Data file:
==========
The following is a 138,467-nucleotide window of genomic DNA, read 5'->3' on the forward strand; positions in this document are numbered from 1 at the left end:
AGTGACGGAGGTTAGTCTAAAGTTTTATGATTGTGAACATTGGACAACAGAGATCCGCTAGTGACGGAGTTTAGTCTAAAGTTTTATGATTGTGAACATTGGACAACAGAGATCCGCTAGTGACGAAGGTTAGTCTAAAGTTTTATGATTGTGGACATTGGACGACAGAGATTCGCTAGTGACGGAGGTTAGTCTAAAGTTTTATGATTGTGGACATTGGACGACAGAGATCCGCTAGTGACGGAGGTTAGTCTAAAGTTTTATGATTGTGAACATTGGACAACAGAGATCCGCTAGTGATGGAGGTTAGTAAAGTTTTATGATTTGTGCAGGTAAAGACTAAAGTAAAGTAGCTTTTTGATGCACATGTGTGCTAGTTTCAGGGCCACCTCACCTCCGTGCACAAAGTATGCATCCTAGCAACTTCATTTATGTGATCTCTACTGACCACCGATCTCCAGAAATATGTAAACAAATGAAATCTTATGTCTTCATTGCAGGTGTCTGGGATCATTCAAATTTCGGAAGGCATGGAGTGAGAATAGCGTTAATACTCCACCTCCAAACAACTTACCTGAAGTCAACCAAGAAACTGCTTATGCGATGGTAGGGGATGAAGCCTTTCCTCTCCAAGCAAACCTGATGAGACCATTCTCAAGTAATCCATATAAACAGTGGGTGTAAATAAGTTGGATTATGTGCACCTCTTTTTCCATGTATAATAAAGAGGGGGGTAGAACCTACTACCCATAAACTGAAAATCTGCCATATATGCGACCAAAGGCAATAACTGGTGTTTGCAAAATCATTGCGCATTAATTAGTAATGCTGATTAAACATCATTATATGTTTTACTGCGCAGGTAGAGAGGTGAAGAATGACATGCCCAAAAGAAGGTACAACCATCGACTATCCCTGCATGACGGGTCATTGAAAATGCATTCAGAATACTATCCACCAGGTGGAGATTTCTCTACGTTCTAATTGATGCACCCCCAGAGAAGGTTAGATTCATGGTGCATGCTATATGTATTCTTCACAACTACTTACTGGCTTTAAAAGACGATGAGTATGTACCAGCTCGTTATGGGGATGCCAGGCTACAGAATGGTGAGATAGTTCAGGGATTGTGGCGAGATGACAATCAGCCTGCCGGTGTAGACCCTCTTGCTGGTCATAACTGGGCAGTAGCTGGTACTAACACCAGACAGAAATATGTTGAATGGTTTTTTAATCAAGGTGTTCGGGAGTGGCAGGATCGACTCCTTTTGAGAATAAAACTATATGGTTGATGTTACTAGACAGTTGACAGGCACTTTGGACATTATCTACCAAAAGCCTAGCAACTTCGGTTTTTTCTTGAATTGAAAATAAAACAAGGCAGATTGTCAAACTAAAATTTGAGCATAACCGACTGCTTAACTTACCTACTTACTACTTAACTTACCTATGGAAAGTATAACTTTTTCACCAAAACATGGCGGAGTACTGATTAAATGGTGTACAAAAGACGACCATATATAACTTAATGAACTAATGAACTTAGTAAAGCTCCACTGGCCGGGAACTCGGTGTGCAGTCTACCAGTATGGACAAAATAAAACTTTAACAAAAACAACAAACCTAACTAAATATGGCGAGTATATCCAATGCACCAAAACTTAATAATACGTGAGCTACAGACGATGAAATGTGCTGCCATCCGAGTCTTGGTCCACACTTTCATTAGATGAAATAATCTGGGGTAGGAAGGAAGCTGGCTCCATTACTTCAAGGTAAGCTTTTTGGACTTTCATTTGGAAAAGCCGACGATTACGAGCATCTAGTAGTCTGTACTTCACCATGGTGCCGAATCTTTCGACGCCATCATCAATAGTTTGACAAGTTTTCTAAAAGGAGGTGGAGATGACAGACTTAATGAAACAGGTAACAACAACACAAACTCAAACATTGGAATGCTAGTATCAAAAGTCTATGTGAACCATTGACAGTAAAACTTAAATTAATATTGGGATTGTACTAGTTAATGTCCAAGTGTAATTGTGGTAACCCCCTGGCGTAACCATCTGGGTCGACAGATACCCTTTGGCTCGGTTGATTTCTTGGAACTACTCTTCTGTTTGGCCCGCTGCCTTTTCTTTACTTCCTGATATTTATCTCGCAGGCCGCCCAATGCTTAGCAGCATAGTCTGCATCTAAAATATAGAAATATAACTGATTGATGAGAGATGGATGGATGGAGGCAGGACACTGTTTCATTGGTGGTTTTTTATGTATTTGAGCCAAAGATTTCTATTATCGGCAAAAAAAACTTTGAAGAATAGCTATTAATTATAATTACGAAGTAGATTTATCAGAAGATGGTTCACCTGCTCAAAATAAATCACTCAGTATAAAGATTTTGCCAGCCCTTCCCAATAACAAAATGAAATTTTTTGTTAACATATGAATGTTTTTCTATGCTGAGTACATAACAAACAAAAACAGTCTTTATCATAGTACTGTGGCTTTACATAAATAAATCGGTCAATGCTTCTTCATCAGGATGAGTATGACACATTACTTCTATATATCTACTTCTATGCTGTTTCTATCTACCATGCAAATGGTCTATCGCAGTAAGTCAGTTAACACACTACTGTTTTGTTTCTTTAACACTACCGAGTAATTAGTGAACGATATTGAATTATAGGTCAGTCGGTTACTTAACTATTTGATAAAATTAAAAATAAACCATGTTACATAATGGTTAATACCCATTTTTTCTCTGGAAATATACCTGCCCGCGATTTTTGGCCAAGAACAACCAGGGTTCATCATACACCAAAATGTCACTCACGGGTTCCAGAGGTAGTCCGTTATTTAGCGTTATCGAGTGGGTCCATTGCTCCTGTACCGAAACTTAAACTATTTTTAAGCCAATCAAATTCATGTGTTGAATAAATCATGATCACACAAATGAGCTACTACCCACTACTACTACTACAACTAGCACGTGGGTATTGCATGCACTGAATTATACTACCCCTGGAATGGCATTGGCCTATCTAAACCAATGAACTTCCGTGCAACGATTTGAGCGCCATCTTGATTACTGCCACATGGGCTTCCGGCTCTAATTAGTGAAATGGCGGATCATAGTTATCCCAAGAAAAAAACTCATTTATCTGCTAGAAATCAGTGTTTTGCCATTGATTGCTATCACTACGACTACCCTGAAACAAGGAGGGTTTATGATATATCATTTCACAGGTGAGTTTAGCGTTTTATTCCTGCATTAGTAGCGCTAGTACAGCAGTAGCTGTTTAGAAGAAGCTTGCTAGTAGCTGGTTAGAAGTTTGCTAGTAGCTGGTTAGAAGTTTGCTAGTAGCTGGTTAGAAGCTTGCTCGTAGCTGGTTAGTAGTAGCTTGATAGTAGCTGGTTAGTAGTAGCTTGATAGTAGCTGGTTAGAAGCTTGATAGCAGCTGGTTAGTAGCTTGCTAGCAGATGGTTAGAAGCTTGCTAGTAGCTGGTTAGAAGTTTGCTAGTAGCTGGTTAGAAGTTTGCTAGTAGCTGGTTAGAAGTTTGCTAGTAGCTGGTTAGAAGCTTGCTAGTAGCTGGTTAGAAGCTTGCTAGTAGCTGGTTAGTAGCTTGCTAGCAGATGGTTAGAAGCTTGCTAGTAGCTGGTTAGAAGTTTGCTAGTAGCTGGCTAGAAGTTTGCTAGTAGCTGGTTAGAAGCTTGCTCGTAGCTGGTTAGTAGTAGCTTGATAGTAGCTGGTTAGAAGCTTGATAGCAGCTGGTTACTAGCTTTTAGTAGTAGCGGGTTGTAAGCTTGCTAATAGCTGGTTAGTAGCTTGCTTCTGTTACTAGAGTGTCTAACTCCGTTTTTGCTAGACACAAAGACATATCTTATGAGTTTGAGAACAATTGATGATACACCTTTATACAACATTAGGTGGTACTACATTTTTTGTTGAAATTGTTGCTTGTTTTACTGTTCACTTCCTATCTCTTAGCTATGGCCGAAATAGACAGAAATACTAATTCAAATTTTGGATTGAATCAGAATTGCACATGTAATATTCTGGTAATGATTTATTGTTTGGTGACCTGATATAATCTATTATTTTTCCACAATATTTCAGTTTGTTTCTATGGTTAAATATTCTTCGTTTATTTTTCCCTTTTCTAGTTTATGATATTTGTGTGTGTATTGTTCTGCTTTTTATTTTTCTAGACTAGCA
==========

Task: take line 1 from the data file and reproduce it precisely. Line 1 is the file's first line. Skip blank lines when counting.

The following is a 138,467-nucleotide window of genomic DNA, read 5'->3' on the forward strand; positions in this document are numbered from 1 at the left end: